Sunlight encounters Rosco R80 "Primary Blue" pigment. The product of the source spectrum and the reflectance spectrum of the pigment results in the final spectrum, and the appearance of blue. Other properties of a color, such as its saturation or lightness, may be determined by the other substances that accompany pigments. Binders and fillers added to pure pigment chemicals also have their own reflection and absorption patterns, which can affect the final spectrum. Likewise, in pigment/binder mixtures, individual rays of light may not encounter pigment molecules, and may be reflected as is. These stray rays of source light contribute to the saturation of the color. Pure pigment allows very little white light to escape, producing a highly saturated color. A small quantity of pigment mixed with a lot of white binder, however, will appear desaturated and pale, due to the high quantity of escaping white light.

History Naturally occurring pigments such as ochres and iron oxides have been used as colorants since prehistoric times. Archaeologists have uncovered evidence that early humans used paint for aesthetic purposes such as body decoration. Pigments and paint grinding equipment believed to be between 350,000 and 400,000 years old have been reported in a cave at Twin Rivers, near Lusaka, Zambia. Before the Industrial Revolution, the range of color available for art and decorative uses was technically limited. Most of the pigments in use were earth and mineral pigments, or pigments of biological origin. Pigments from unusual sources such as botanical materials, animal waste, insects, and mollusks were harvested and traded over long distances. Some colors were costly or impossible to mix with the range

of pigments that were available. Blue and purple came to be associated with royalty because of their expense. Biological pigments were often difficult to acquire, and the details of their production were kept secret by the manufacturers. Tyrian Purple is a pigment made from the mucus of one of several species ofMurex snail. Production of Tyrian Purple for use as a fabric dye began as early as 1200 BCE by the Phoenicians, and was continued by the Greeks and Romans until 1453 CE, with the fall of Constantinople.[3] The pigment was expensive and complex to produce, and items colored with it became associated with power and wealth. Greek historian Theopompus, writing in the 4th century BCE, reported that "purple for dyes fetched its weight in silver at Colophon [in Asia Minor]."[4] Mineral pigments were also traded over long distances. The only way to achieve a deep rich blue was by using a semi-precious stone, lapis lazuli, to produce a pigment known as ultramarine, and the best sources of lapis were remote. Flemish painter Jan Van Eyck, working in the 15th century, did not ordinarily include blue in his paintings. To have one's portrait commissioned and painted with ultramarine blue was considered a great luxury. If a patron wanted blue, they were forced to pay extra. When Van Eyck used lapis, he never blended it with other colors. Instead he applied it in pure form, almost as a decorative glaze.[5] The prohibitive price of lapis lazuli forced artists to seek less expensive replacement pigments, both mineral (azurite, smalt) and biological (indigo).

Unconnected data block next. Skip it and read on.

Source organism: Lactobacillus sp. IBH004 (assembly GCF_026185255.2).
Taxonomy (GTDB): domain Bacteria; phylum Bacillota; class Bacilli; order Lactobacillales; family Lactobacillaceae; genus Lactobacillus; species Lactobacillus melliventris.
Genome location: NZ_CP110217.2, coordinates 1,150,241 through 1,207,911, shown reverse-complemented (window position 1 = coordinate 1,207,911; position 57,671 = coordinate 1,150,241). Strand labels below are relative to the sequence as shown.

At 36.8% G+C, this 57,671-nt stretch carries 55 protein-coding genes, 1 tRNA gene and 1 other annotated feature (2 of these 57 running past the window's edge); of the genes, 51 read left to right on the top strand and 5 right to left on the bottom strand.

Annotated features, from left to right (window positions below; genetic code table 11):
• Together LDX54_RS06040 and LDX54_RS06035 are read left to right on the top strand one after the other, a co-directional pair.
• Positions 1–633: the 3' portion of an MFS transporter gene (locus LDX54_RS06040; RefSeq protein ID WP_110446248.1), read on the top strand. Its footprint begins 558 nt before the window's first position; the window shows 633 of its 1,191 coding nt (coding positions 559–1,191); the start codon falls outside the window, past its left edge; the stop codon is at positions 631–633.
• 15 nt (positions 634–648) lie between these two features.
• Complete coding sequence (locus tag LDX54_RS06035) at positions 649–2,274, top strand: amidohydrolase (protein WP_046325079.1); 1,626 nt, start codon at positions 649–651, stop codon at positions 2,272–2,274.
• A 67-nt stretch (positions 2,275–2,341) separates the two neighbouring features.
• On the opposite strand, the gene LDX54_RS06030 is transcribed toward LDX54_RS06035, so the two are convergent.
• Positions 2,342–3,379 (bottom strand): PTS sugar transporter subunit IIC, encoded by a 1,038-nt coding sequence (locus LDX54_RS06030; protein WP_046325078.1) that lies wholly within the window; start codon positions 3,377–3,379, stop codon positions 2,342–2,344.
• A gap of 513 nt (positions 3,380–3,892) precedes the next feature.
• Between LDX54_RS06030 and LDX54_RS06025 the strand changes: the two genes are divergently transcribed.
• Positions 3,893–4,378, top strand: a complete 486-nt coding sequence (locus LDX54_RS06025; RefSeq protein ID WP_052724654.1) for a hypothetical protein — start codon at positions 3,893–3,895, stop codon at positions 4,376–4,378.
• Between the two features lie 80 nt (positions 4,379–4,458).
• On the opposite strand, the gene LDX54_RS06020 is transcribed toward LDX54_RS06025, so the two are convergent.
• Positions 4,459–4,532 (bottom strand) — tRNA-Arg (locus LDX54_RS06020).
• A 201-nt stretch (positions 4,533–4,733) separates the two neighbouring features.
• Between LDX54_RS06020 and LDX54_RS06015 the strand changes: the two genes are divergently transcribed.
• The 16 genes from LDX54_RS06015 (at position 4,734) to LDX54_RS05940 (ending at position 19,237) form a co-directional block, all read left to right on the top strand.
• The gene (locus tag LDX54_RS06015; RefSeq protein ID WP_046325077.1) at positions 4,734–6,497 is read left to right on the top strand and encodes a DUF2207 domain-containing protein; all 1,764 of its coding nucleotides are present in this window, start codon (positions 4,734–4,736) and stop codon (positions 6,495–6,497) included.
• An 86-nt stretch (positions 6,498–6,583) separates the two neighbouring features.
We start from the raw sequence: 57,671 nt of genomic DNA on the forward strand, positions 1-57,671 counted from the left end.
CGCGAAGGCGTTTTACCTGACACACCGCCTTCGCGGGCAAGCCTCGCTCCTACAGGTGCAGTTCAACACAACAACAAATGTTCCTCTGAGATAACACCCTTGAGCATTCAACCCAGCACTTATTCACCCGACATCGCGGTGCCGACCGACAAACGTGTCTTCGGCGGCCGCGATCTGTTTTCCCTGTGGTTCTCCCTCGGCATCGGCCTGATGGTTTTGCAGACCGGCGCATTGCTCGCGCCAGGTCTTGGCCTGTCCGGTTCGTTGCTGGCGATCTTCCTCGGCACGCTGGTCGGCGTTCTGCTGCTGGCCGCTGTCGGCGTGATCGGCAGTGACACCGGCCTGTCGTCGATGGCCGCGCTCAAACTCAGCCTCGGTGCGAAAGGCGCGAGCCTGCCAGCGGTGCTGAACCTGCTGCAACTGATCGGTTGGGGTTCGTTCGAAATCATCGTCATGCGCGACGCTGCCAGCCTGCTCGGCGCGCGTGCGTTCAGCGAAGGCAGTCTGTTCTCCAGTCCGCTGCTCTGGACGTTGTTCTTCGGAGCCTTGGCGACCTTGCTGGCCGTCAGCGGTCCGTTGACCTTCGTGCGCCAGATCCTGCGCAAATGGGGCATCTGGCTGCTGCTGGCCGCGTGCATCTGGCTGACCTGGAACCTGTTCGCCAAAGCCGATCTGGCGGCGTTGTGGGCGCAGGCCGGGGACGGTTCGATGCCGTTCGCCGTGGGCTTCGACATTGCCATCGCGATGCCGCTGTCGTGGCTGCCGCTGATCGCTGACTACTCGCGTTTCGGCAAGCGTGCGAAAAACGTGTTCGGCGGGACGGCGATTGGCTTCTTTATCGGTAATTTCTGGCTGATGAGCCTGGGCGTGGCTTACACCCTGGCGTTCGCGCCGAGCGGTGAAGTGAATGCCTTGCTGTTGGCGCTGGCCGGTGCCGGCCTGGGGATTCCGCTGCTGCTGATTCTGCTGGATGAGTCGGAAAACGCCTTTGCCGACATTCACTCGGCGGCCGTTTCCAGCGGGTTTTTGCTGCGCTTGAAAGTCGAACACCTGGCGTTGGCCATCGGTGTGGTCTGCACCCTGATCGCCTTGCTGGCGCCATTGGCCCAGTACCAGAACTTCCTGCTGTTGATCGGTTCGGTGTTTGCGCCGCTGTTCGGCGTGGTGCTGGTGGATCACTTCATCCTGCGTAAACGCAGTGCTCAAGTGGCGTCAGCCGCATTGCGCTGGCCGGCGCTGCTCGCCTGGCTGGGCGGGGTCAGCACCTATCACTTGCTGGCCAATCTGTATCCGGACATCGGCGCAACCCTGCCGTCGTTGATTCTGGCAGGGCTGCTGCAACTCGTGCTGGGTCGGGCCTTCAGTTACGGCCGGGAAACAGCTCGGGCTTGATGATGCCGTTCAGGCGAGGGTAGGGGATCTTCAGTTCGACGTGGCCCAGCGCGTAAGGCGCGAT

Miracle of the Slave by Tintoretto (c. 1548). The son of a master dyer, Tintoretto used Carmine Red Lake pigment, derived from the cochineal insect, to achieve dramatic color effects.

Spain's conquest of a New World empire in the 16th century introduced new pigments and colors to peoples on both sides of the Atlantic. Carmine, a dye and pigment derived from a parasitic insect found in Central and South America, attained great status and value in Europe. Produced from harvested, dried, and crushed cochineal insects, carmine could be, and still is, used in fabric dye, food dye, body paint, or in its solid lake form, almost any kind of paint orcosmetic. Natives of Peru had been producing cochineal dyes for textiles since at least 700 CE,[6] but Europeans had never seen the color before. When the Spanish invaded the Aztec empire in what is now Mexico, they were quick to exploit the color for new trade opportunities. Carmine became the region's second most valuable export next to silver. Pigments produced from the cochineal insect gave the Catholic cardinals their vibrant robes and the English "Redcoats" their distinctive uniforms. The true source of the pigment, an insect, was kept secret until the 18th century, when biologists discovered the source.[7]

Girl with a Pearl Earring by Johannes Vermeer (c. 1665). While Carmine was popular in Europe, blue remained an exclusive color, associated with wealth and status. The 17th century Dutch master Johannes Vermeer often made lavish use of lapis lazuli, along with Carmine and Indian yellow, in his vibrant paintings.

Development of synthetic pigments

The earliest known pigments were natural minerals. Natural iron oxides give a range of colors and are found in many Paleolithic and Neolithic cave paintings. Two examples include Red Ochre, anhydrous Fe2O3, and the hydrated Yellow Ochre (Fe2O3.H2O).[8] Charcoal, or carbon black, has also been used as a black pigment since prehistoric times.[8] Two of the first synthetic pigments were white lead (basic lead carbonate, (PbCO3)2Pb(OH)2) and blue frit (Egyptian Blue). White lead is made by combining lead with vinegar (acetic acid, CH3COOH) in the presence of CO2. Blue frit is calcium copper silicate and was made from glass colored with a copper ore, such as malachite. These pigments were used as early as the second millennium BCE[9] The Industrial and Scientific Revolutions brought a huge expansion in the range of synthetic pigments, pigments that are manufactured or refined from naturally occurring materials, available both for manufacturing and artistic expression. Because of the expense of Lapis Lazuli, much effort went into finding a less costly blue pigment.